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I am trying to model this system but am having difficulties in setting up the equations of motion. This is a simplified model of a motorcycle suspension system, where P is the ground in the image below. In addition, the variable $u$ is the input to the system, which is the displacement from the ground (like a motorcycle going over a bump).

enter image description here

Consider mass $m_2$ first. Keeping $m_1$ fixed and displacing $m_2$ a bit yields the equation of motion for $m_2$ as $$ m_2 \ddot{y} = -k_2 (y-x) -b_2 (\dot{y} - \dot{x}) $$

And similarly, for $m_1$, keeping $m_2$ and $u$ fixed and displacing $m_1$ a little bit, the equation of motion comes out to be $$ m_1 \ddot{x} = -k_1 (x-u) -b_1(\dot{x} - \dot{u}) - k_2(x-y) - b_2(\dot{x}-\dot{y}) $$

The first two term on the RHS come from the coupling of $x$ with $u$ while the second and third come from the coupling of $m_1$ and $m_2$, or equivalently from Newton's third law. However, the textbook solution only has the first two terms, and not the interaction between $m_1$ and $m_2$ for the EOM of mass 1. I am extremely confused as to why this is the case. Is it because they are vertical and not horizontal? How would the EOM change if the scenario was all horizontal?

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    $\begingroup$ Your EOM are correct, the terms for the coupling between m1 and m2 are definitely needed. $\endgroup$
    – am304
    Feb 23, 2018 at 9:22
  • $\begingroup$ two experts in this field are karnopp and margolis, see their papers- NN $\endgroup$ Oct 1, 2018 at 4:23
  • $\begingroup$ Is there anything saying that mass 2 is a lot smaller than mass 1 or that the spring constant of k2 is really high? If either of those are true, you might be able to neglect the contribution of the top mass. $\endgroup$
    – John
    Feb 5, 2021 at 18:28

2 Answers 2

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You're equations of motion are correct. Your book is either wrong, or is making the assumption that $m_1 \gg m_2$ in which case the terms contributing from the interaction with $m_2$ would be negligible.

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    $\begingroup$ $$m_2$$ is the motorcycle. $$m_1$$ the unsprung mass. No way in which the unsprang mass is larger. Leaves only one conclusion: The book must be wrong. But without knowing the context, it's difficult. Maybe the equation is annotated to make clear, it is only part of the actual equation? $\endgroup$
    – Ingo
    Dec 14, 2019 at 18:37
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Deriving the system dynamics is systematically done using free-body diagrams, one diagram per body: enter image description here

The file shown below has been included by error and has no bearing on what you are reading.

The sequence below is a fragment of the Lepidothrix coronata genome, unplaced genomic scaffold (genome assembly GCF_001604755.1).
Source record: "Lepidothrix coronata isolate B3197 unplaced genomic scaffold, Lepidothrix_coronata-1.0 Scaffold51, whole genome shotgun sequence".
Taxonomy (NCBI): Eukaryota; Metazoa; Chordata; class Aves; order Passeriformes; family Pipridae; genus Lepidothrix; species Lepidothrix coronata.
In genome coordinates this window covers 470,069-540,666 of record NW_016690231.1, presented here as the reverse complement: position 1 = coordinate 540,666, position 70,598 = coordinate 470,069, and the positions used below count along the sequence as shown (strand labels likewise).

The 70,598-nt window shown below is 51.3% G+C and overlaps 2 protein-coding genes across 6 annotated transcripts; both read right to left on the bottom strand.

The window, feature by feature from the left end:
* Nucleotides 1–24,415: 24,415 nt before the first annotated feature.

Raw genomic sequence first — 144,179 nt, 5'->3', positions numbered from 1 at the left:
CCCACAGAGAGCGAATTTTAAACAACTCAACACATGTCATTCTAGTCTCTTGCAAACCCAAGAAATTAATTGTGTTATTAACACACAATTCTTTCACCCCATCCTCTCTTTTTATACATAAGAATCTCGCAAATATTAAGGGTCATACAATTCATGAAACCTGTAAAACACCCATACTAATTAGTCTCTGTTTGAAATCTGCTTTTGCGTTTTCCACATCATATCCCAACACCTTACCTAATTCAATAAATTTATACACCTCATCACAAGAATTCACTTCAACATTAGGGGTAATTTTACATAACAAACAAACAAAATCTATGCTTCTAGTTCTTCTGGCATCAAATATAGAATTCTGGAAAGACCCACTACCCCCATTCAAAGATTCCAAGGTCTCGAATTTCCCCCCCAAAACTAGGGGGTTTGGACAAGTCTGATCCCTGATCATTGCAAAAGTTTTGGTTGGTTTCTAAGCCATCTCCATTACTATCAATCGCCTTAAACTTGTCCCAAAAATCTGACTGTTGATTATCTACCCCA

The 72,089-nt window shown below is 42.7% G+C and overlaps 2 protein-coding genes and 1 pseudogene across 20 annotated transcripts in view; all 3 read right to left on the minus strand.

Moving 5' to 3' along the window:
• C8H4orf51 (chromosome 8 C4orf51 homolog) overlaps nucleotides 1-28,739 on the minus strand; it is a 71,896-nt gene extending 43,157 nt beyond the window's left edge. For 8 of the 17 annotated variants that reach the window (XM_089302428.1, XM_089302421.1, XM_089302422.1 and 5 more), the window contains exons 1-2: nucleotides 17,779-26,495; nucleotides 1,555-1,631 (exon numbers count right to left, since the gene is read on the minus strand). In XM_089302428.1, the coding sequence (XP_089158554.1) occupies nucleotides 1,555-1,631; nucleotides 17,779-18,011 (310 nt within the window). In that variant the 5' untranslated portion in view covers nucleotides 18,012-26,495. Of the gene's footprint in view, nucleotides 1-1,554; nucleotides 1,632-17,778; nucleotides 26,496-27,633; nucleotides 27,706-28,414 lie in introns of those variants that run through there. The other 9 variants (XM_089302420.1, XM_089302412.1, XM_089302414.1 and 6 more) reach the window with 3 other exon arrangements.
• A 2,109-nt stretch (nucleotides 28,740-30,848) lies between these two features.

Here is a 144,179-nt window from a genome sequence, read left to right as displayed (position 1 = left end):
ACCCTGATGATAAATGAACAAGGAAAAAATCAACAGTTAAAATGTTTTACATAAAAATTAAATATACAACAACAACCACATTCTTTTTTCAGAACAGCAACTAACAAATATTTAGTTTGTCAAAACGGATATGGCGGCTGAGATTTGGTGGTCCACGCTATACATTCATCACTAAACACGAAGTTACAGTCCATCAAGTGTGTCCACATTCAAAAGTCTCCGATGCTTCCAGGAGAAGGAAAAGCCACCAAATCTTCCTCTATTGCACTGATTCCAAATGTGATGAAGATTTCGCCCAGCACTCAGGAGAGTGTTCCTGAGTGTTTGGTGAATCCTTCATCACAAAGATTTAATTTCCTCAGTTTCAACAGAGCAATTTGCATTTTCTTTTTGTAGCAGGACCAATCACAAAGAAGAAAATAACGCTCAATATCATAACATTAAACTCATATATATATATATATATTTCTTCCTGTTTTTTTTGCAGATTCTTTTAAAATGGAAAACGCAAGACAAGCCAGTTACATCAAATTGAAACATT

The sign of spring and damper forces are easily determined by considering the motion of one state variable at a time. For example, the spring $k_2$ will push on the mass $m_2$ if $x>0$ while $y$ is held fixed and it will pull on the mass $m_2$ if $y>0$ while $x$ is held fixed.
Hence, relative to $m_2$, that spring force will be $F_{k_2}=k_2(x-y)$ in the positive $y$-direction.
Furthermore, all force elements that connects two bodies, acting in a given direction on one body, will act with equal magnitude in the opposite direction on the other body.

The equations of motion can be written $$\begin{align}m_1\ddot{x}&=F_{k_1}+F_{b_1}-F_{k_2}-F_{b_2}-m_1g\\ &=k_1(u-x)+b_1(\dot{u}-\dot{x})-k_2(x-y)-b_2(\dot{x}-\dot{y})-m_1g\\ \\ m_2\ddot{y}&=F_{k_2}+F_{b_2}-m_2g\\ &=k_2(x-y)+b_2(\dot{x}-\dot{y})-m_2g \end{align}$$ In state-space form, using state vector, $\mathbf{x}=\begin{bmatrix}x&y&\dot{x}&\dot{y}\end{bmatrix}^T$ and input vector, $\mathbf{u}=\begin{bmatrix}u&\dot{u}\end{bmatrix}^T$ we get the system $$\dot{\mathbf{x}}=\displaystyle\begin{bmatrix}0&0&1&0 \\ 0&0&0&1 \\ \displaystyle-\frac{(k_1+k_2)}{m_1}&\displaystyle\frac{k_2}{m_1}&\displaystyle-\frac{(b_1+b_2)}{m_1}&\displaystyle\frac{b_2}{m_2}\\ \displaystyle\frac{k_2}{m_2}&\displaystyle-\frac{k_2}{m_2}&\displaystyle\frac{b_2}{m_2}&\displaystyle-\frac{b_2}{m_2}\end{bmatrix}\mathbf{x}+\begin{bmatrix} 0&0\\0&0\\\displaystyle\frac{k_1}{m_1}&\displaystyle\frac{b_1}{m_1}\\0&0\end{bmatrix}\mathbf{u}+\begin{bmatrix}0\\0\\-g\\-g\end{bmatrix}$$ If we neglect gravity we get the standard form: $$\dot{\mathbf{x}}=\mathbf{A}\mathbf{x}+\mathbf{B}\mathbf{u}$$ The road-elevation input $u$ can be interpreted as the integral of a composite step function $\dot{u}$, where $$\dot{u}=\begin{cases} 1 && t\in[0,1) \\ -1 && t\in[1,3)\\ 1 && t\in[3,4) \\ 0 && t \geq 4\end{cases}$$ We can test the model quickly as follows, using forward Euler integration with NumPy and Python

import numpy as np
import matplotlib.pyplot as plt

# Mass, spring and damper constants
m1,m2,k1,k2,b1,b2 = 15,100,2000,10,60,60

# Integration scheme and initial values
h = 0.01
N = int(15/h)
t = np.linspace(h,15,N)
x = np.array([[0,0,0,0]]).T

# Input signals
udot = 1 * (t <= 1) - 1 * (t > 1) + 2 * (t > 3) - 1 * (t > 4)
u = np.cumsum(udot)*h

# System matrices
A = np.array([
    [0, 0, 1, 0],
    [0, 0, 0, 1],
    [-(k1+k2)/m1, k2/m1, -(b1+b2)/m1, b2/m1],
    [k2/m2, -k2/m2, b2/m2, -b2/m2]
])
B = np.array([
    [0, 0],
    [0, 0],
    [k1/m1, b1/m1],
    [0, 0]
])

# Book-keeping lists
xs = []
ys = []

for i in range(0,N):

    xdot = A @ x + B @ np.array([[u[i]], [udot[i]]])
    x = x + xdot*h
    xs.append(x[0,0])
    ys.append(x[1,0])

fig = plt.figure()
ax1 = fig.add_subplot(211)
ax1.plot(t, u, 'c', t, udot, 'm--')
plt.xlim([0,15])
plt.legend(['u','udot'])
ax2 = fig.add_subplot(212)
ax2.plot(t, xs, t, ys)
plt.xlim([0,15])
plt.legend(['x','y'])

enter image description here

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